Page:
Chasing Rabbits…

Ben Schoettel   -  


“I want to know Christ and the power of his resurrection and the sharing of his sufferings by becoming like him in his death, if somehow I may attain the resurrection from the dead. Not that I have already obtained this or have already reached the goal, but I press on to lay hold of that for which Christ has laid hold of me. Brothers and sisters, I do not consider that I have laid hold of it, but one thing I have laid hold of: forgetting what lies behind and straining forward to what lies ahead, I press on toward the goal, toward the prize of the heavenly call of God in Christ Jesus.” (Philippians 3:10-14)


According to (yes, real website), you will find that although the numbers are dropping annually, there is still a significant amount of money spent and won in the greyhound dog racing industry. In the state of West Virginia (the second poorest state in the US) greyhound racing is still a multi-million-dollar industry (thanks mostly to gambling and state subsidies.) In 2022, a purse of 1.8 million was awarded for selecting the prize-winning pup. With all of this money flowing in something like animal races, one must wonder… what’s in it for the dog? Are those dogs dreaming about all the Milk Bones they are going to buy with their winnings? Are they envisioning a golden water dish and a few diamond pieces for their collar? No. What is it that motivates these dogs to burn up everything they’ve got for someone else’s riches? A lure. Attached to the inner fence of a greyhound track is a mechanical lure (traditionally shaped like a rabbit) is what entices the dogs around the loop. They run and they run and they run… in their mind they are getting closer and closer to their prize… but at the end of the day, there is no reward, and they are left with our common phrase for pointless endeavors… chasing rabbits.


As we reject the myth that Jesus can just be a convenient piece of our puzzle of life to achieve our ideals for the perfect life; if we live out the truth that we are created to be all-in for Jesus through our compassion, mercy, and faithfulness (holy love); we must also reject the myth that this path will be following the rainbow to get to the pot of gold on the other side (sorry Lucky…) When we read Paul’s words above, two questions come to mind:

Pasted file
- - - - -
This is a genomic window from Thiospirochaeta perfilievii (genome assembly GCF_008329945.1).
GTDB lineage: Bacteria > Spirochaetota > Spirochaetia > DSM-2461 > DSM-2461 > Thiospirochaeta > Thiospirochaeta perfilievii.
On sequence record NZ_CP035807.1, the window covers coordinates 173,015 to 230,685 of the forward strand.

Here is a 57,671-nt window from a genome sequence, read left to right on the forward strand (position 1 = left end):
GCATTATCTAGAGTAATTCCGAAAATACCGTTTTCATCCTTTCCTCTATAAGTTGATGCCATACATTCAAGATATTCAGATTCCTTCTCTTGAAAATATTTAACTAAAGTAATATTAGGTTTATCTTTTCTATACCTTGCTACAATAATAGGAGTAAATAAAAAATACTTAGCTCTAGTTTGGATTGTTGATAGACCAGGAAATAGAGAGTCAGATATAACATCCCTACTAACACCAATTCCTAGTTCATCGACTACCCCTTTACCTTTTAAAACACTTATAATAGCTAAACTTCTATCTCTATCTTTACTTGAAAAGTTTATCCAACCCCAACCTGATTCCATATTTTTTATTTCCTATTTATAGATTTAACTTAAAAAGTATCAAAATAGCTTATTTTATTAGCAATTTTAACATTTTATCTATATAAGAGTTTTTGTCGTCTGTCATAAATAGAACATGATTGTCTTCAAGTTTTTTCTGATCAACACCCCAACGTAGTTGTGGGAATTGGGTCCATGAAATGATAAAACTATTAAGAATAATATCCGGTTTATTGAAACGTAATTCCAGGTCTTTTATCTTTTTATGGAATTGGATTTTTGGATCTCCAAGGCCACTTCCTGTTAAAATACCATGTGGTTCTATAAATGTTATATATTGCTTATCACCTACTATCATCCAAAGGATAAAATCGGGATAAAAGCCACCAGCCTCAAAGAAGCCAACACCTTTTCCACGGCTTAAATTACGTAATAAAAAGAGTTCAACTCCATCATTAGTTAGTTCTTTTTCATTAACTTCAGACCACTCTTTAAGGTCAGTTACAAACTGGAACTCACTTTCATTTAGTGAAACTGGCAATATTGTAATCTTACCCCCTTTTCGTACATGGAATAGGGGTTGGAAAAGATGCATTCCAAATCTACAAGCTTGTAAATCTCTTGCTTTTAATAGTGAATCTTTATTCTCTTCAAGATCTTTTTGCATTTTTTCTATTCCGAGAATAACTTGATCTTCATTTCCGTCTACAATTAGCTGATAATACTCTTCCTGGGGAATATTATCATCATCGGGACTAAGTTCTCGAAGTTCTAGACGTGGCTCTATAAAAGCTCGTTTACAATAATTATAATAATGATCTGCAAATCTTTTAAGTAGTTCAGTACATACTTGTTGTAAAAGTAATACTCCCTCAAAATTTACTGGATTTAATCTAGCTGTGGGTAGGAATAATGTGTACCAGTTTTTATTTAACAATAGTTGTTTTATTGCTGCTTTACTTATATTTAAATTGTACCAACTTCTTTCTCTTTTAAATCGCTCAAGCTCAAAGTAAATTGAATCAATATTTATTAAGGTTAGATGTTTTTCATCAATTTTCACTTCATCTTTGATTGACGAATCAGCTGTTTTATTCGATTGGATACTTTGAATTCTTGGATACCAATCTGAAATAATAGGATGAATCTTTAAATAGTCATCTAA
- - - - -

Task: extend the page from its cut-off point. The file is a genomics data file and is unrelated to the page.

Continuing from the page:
What is victory?


We often connect the victory we find in Scripture with victories we hear of in the world, but this distracts us from the true victory we experience through our obedience. We don’t follow Jesus to get to heaven or conquer the world, we follow Jesus to experience heaven (God’s presence) in our world.


Are we dogs?


Another truth we need to hold onto, which means rejecting the perspectives of the world, is that we are not God’s dogs, horses, prize fighters, etc. God calls us beloved. God calls creation good. Jesus calls us family. We are not chasing rabbits while Jesus fills his wallet. Our faithfulness is about the reward Jesus desires to share with us (the new life with him that comes out of the death of our life of sin.) We share in the reward of God’s love through our faithfulness.


The key word is share. When we think of running the race, we think competition. Then people and places become an opponent that gets in the way of our prize. That’s not our heavenly calling. Our calling is to be a bridge between heaven and earth, so we all can see and experience victory. Not a victory of riches, a much-needed victory of peace.


So, if someone is offering you carrots at the cost of your obedience, remember your worth in the eyes of God. Your worth isn’t the prize at the end of the race, and it isn’t in your position in the standings, it’s in who God created you to be. A loving and loved part of God’s good creation.